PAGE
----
Housecleaning & How I Got Off the Habit Carousel

Grasshopper Confessional: Sooo, when I graduated from school and got my first high paying job, I did not immediately buy a car, or a Gucci purse. Nope. I began to pay for a cleaning service (yes. Maids!) to come to my house and clean for me every two weeks.

Decadent. I know. And, I LOVED it.

I figured that I was working full-time, and earning a lot of money. Ergo, I was entitled to use my free time to do fun stuff. And “fun stuff” did not (and for the record, still does not) include housecleaning. I am by no means a slob, but I don’t particularly enjoy vacuuming and the like.

In fact, when Mr. Grasshopper and I were dating, we had a very serious conversation on the topic. I informed him in no uncertain terms that he was dating – and at that time talking about marrying – a professional; not a maid. If he felt the urge to clean, he was welcome to do it but would earn nothing more than an argument if he expected me to clean after him simply because of an accident of birth – my gender. Mr. Grasshopper did grouse about contributing to the cost of housecleaning when we were living together, and after we got married. But, likely because he was not interested in housecleaning himself, and probably because he was a little cowed by my ferocity on the topic, he did nothing more than grumble.

Arrgh! Housecleaning!! Run!!!

All was relatively hunky-dory until I bumped into the concept of early Financial Independence. Suddenly, the money I was spending on the maids was money I could reroute into my retirement savings. Inspired by Mr. Money Mustache, I tried to look at the money I expended for maids not as a monthly outlay but in terms of what the same money would mean if it were invested for ten years. Well, that certainly changed things, and within a few months we were maid-less.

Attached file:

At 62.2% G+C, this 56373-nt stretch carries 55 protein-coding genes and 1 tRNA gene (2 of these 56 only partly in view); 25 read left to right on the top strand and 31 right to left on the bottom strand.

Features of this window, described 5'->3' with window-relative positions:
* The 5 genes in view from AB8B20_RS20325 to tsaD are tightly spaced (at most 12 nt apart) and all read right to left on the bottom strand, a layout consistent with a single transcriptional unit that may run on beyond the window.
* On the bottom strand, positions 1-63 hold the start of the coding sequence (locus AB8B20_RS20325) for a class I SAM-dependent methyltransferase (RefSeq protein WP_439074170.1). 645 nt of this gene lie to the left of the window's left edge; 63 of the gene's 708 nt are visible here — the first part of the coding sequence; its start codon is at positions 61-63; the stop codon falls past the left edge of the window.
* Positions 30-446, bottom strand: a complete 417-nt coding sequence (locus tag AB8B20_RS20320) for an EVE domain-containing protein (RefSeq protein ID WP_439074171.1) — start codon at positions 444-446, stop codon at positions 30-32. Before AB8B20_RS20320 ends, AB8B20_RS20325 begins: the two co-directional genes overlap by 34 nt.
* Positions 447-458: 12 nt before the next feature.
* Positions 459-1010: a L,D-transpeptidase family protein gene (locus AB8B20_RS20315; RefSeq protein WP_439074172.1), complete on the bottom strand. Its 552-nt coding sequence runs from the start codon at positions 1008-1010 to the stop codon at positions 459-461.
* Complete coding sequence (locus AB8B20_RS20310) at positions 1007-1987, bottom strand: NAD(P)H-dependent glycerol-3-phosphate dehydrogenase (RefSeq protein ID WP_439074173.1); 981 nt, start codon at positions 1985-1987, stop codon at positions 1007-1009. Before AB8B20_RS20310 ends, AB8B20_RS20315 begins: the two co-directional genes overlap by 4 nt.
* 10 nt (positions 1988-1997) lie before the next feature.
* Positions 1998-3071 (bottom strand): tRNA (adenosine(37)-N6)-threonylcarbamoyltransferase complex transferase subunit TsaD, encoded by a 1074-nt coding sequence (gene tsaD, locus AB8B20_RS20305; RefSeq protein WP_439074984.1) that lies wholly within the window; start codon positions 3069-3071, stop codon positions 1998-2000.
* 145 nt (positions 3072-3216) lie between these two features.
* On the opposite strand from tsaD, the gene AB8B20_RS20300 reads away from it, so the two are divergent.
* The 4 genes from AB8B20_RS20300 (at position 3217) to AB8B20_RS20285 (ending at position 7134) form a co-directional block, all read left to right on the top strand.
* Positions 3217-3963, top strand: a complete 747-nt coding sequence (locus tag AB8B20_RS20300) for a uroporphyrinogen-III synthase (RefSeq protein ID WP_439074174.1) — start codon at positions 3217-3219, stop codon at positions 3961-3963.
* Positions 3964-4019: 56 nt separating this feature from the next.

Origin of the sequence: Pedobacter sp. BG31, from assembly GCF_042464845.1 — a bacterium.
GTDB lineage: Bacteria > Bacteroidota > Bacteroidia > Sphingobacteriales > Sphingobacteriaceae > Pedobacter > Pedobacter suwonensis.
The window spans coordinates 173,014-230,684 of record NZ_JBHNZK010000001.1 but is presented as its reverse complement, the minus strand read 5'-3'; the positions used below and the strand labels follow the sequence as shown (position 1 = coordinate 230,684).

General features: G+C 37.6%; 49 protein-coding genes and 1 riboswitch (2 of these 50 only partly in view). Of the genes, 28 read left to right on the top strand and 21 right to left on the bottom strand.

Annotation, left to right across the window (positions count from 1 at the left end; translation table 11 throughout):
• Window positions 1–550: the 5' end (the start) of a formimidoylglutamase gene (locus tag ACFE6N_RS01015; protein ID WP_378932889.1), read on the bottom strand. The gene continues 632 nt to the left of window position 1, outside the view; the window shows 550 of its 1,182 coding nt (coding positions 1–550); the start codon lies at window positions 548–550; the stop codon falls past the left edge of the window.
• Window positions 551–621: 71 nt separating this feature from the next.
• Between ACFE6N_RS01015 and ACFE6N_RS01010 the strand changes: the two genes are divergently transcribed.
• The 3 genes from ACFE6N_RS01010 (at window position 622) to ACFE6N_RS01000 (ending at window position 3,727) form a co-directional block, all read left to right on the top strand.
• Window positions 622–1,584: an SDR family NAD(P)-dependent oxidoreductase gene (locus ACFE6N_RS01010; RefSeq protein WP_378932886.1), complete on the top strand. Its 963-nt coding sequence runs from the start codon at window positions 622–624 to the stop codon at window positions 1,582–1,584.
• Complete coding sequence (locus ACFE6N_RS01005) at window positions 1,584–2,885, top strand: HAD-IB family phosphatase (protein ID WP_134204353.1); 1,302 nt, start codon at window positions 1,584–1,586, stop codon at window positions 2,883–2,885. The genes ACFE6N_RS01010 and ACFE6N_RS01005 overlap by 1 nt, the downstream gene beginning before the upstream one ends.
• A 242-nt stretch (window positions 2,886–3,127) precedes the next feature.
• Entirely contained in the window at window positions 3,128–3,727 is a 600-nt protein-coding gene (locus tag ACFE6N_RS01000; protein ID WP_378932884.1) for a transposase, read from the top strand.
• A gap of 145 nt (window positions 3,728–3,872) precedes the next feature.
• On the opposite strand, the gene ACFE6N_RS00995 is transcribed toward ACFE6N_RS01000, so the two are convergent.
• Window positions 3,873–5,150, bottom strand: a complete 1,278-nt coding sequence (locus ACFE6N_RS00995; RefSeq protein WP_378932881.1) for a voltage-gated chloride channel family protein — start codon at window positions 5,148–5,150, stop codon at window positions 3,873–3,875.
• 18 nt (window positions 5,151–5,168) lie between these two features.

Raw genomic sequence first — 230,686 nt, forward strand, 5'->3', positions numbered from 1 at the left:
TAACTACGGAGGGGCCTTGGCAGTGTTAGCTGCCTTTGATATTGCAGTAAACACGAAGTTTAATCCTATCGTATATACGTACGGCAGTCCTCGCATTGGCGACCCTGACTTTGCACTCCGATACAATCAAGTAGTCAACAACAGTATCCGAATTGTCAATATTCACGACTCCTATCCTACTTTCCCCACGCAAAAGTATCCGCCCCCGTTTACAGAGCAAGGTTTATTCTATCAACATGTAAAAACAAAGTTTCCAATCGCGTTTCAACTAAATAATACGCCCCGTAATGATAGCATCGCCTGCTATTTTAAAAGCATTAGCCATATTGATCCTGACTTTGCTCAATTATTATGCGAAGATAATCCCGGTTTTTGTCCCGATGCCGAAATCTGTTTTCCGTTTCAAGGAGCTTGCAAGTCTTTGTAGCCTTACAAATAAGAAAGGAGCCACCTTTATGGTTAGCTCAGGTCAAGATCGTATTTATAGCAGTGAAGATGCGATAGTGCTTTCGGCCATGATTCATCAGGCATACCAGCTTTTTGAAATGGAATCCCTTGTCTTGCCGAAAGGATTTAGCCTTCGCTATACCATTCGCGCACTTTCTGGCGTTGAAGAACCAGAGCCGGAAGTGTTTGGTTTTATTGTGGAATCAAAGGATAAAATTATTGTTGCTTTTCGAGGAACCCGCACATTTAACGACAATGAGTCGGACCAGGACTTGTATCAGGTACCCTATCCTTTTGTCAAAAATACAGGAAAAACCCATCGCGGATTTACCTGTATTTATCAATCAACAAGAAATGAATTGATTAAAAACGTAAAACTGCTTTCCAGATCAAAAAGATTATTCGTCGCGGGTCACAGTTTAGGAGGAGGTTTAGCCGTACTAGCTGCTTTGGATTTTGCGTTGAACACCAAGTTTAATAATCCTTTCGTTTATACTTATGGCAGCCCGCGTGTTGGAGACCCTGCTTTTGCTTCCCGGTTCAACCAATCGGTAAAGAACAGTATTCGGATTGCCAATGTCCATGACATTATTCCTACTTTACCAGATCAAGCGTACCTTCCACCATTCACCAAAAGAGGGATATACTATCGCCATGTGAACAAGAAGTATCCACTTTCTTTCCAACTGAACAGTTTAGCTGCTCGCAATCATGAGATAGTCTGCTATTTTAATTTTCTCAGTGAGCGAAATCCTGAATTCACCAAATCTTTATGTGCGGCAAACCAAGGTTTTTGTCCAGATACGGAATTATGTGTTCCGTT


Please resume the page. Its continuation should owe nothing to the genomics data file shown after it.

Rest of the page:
An obvious result of maid-less-ness (it’s my word and I’m sticking with it) is that someone must do the cleaning. Mr. Grasshopper has manfully stepped into the fray by vacuuming and cleaning the occasional bathroom. However, he is pole-axed by my insistence on cleaning every bathroom, dusting, cleaning the kitchen, and generally scrubbing down the house once a week. In my defense, I know that my Essential Self dislikes cleaning. Which is why I also know that I would dislike cleaning something dirty even more. Keeping the house spick-and-span means that I am usually performing maintenance, and that I rarely bump into a truly “yucky” situation on cleaning day.

Black and White Vanity Top With Stainless Steel Faucet

Nonetheless, I have been struggling with the weekly chore. It looms before me every weekend, and sucks a little joy out of my life (I cannot tell a lie). I fear that if I continue to be discouraged by the chore, I am likely to beg my maids to return (I know, I am weak), or slack off on my cleaning duties (yuck yuck!).  Worse, I fear I may grow to resent the path to Financial Independence that has inspired this lifestyle change, and eventually stray as a result of this relatively minor, but recurring thorn in my side.

Enlightenment

Free stock photo of light, light bulb, idea, bulb
This is my brain. This is my brain on an idea. Bzzzzt!

While it may seem like I have obsessed about housecleaning, I really have not. In fact, I have done the opposite. I buried my loathing for the task and muscled onward. That’s likely why all my grousing above has been especially virulent. In it, I allowed all my whiny-ness to take free rein.